Building Technology: Intelligent Building Management Systems
A look at the advantages of placing intelligent building-management systems in control of car operations
A Return to the Past
One hundred years ago, the supervisors and attendants of elevator groups in the first tall buildings were well aware of the activities in these buildings. During periods of heavy traffic, they coordinated car operations to reduce the number of stops, i.e., the round-trip times of cars, to increase up/down transport capacities. By assigning up-traveling passengers with the same destination to a specific car, up trips became shorter. By assigning down calls to specific cars, down trip times were reduced as well. Human intelligence and experience, verbal communication, and signal controls of the period assured efficient performance. Later, intercom systems improved their coordination.
Building managers used elevator attendants to control groups. This was a practical and sound solution because attendants were aware of traffic conditions and trends. They knew the destinations of passengers, the best solutions for momentary traffic conditions, and could communicate these solutions to passengers.
Although elevator technology is responsible for moving cars and doors, the coordination of car operations, i.e., the assignment of passengers to specific cars, is a separate problem. The essence of this problem is communication between individual passengers and intelligent control systems. Attendants and destination entry panels giving instructions to passengers were good solutions, but mobile phones that enable direct communication with each passenger may be the ultimate solution. The best solution should be available to all groups and can be achieved by turning-over control of car operations to intelligent building-management systems. Alternatively, intelligent elevator group controls can adopt building management functions.
When automatic controls replaced signal controls, about 60 years ago, supervisors and attendants were abolished. Subsequently the efficiency and service qualities of groups were substantially reduced. Since then, traditional groups with up/down buttons at landings and floor buttons in cars, were controlled by the random destinations of passengers. This loss of control implies the efficiency of traditional groups is worst when needed most, i.e., during heaviest traffic.
Destination Controls for Groups of Elevators
The first group with destination control was installed in Sydney in the late 1960s. It failed due to inadequate relay technology. The reintroduction of destination group controls with modern technology, about 25 years ago, proved successful. Currently, it is the most popular group control system. These systems require passengers to enter their destination on lobby control panels. The control responds by assigning each passenger to a specific car. The essential difference with traditional groups is the absence of floor buttons in cars.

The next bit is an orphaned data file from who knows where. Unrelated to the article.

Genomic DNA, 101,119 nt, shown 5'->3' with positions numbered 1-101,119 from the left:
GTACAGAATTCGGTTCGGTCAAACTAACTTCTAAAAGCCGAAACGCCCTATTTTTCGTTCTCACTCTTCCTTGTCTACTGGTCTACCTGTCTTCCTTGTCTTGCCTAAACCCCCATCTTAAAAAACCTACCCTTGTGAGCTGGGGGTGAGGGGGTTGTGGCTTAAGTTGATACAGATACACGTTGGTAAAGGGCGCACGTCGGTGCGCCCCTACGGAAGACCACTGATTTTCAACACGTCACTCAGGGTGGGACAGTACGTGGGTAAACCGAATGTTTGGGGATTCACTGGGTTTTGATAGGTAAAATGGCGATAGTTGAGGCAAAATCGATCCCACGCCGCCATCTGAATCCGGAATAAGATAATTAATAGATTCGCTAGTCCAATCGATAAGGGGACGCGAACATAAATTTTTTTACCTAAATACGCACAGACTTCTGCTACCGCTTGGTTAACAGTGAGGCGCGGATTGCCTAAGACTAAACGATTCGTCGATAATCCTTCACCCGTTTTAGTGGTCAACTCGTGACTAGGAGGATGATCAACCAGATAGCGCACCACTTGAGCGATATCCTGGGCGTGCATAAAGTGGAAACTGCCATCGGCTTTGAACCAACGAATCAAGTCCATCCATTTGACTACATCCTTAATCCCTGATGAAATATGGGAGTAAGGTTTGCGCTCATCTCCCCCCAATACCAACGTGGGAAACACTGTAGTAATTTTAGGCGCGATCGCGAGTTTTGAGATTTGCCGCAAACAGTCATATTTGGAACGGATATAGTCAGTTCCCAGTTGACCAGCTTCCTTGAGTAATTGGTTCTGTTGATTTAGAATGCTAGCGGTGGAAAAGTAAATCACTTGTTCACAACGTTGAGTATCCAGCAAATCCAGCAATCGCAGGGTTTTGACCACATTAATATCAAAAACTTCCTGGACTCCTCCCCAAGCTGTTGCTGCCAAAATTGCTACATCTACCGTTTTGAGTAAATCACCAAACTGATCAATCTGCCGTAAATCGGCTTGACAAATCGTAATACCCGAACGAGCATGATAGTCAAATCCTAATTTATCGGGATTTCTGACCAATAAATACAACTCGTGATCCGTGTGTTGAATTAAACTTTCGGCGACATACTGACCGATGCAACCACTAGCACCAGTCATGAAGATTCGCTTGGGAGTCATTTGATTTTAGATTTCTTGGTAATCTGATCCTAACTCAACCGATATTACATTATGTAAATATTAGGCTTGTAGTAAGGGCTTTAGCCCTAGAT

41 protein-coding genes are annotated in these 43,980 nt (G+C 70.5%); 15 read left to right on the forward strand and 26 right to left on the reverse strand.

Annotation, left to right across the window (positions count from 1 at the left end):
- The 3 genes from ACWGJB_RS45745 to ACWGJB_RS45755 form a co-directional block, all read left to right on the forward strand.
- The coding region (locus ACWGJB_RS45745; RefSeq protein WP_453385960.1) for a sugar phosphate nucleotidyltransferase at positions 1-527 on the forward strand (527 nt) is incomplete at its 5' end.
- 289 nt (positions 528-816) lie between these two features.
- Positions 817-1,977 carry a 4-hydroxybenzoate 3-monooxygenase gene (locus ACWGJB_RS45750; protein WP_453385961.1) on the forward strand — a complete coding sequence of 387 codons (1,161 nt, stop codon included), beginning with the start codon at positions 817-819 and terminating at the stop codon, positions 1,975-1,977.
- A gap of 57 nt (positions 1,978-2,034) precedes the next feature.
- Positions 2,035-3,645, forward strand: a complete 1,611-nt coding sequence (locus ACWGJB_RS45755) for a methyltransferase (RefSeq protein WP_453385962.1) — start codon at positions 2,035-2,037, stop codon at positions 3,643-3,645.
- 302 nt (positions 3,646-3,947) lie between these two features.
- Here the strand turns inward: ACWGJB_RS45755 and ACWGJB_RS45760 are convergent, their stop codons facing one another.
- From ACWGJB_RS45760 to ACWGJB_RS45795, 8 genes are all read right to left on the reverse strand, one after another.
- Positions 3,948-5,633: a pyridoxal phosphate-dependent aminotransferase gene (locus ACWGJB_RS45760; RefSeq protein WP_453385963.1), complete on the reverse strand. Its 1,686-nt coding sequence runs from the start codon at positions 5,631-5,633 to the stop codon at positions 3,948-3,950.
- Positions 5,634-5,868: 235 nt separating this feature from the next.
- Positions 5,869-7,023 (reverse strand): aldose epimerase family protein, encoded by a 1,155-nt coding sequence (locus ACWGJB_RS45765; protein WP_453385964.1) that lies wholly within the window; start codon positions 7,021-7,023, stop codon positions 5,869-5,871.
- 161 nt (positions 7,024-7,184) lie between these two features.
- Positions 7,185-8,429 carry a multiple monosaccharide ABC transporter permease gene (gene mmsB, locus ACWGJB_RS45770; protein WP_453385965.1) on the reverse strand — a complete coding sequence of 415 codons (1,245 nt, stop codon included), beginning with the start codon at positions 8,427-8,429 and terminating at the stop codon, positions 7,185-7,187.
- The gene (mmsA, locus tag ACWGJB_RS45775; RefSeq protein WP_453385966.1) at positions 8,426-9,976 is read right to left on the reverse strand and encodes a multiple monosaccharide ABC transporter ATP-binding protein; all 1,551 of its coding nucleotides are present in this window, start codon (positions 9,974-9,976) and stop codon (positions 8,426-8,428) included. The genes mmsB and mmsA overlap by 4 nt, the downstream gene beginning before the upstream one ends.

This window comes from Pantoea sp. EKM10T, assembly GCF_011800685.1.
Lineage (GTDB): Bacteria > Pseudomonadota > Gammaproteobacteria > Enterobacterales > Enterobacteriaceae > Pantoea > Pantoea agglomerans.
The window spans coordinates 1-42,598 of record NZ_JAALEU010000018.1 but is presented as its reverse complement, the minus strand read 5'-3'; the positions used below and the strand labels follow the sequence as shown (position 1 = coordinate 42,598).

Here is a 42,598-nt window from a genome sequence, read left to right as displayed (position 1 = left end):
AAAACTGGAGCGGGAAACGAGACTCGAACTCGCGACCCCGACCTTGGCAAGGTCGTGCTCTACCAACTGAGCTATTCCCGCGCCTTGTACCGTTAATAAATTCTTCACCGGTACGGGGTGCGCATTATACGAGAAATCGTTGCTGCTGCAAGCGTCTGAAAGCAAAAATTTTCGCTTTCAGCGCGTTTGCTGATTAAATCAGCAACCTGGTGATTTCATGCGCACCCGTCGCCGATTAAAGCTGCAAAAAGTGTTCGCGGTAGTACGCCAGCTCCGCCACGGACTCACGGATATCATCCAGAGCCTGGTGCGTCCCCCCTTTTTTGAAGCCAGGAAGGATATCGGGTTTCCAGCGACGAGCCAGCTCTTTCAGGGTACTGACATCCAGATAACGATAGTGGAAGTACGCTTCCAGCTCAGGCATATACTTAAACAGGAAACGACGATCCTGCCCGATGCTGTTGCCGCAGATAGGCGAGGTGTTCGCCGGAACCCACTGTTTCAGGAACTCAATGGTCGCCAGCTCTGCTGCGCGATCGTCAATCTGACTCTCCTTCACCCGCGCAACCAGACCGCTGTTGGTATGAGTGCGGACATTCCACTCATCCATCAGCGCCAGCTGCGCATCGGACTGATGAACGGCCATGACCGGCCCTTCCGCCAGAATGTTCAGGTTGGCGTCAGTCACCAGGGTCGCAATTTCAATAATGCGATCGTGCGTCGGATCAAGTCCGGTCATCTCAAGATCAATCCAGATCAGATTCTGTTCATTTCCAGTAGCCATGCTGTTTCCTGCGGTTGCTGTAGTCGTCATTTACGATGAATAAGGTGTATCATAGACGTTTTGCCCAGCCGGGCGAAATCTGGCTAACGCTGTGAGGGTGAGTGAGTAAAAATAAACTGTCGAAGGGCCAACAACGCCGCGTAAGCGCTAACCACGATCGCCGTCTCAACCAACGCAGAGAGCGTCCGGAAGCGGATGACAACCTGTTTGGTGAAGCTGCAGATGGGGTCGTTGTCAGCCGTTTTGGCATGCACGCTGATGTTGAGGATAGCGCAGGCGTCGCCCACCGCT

Unfortunately, until now, the theoretical performance potential of groups was unknown. For this reason, the current generation of destination group controls uses algorithms and simulation systems for control purposes. These controls are reactive, but not proactive or intelligent. Consequently, existing destination group controls cannot deliver or guarantee best possible performance under all traffic conditions. The insecurity in respect to group performance has caused elevator companies to create their own proprietary destination group controls; each of which claims to be the best solution.
The discovery of the inherent relativity of up/down transport capacities, time-dependent service qualities, and the space and energy requirements of groups has enabled the design of intelligent destination group control systems. These controls enable the best possible performance of any group under all traffic conditions. An earlier article, “The Planning and Performance of Groups of Elevators” (ELEVATOR WORLD, October 2011) disclosed that intelligent controls can improve the efficiency of four-car groups by 25%. For six-car groups, the improvement potential is even higher. This article and a book of the same title can be read or downloaded at website: www.elevatorgroupcontrols.com.
Intelligent destination group controls generate a wide range of data, because they permanently monitor and analyze car operations, carloads, service calls and other data. These systems and their learning abilities provide patterns for up and down traffic densities, service calls, floor populations and further data for the specific building or zone served by a group. This knowhow, or artificial experience, is utilized to anticipate traffic conditions and to provide the best possible response to each service call for momentary traffic conditions.
The data disclosed by learning systems may also be of interest to building managers and tenants. Consequently, it is advantageous to integrate intelligent destination controls and their learning functions in intelligent building management systems.
Direct Communication Systems
An essential feature of intelligent building management systems is direct communication between users and management systems. Although a direct-communication system can be integrated in any elevator group control, the logical place for such a system is the building management system. This system architecture has many advantages.
Direct communication can be realized using mobile phones that automatically contact the building management system when a user enters the building. The control may inform the user, “Car ‘E’ will depart for floor 14 in 11 seconds.” The user may cancel this assignment by registering another destination. He or she will immediately receive updated instructions. Visitors will be required to check in at a reception or security desk to state their purpose and be equipped with a mobile device that allows access to specific floors. Alternatively, a visitor’s mobile phone may be programmed to permit the use of elevators. If a visitor leaves a car on a restricted floor, he or she and security will be automatically informed. Access to a limited number of floors may apply for both visitors and building users. Access restrictions may also apply for defined time periods.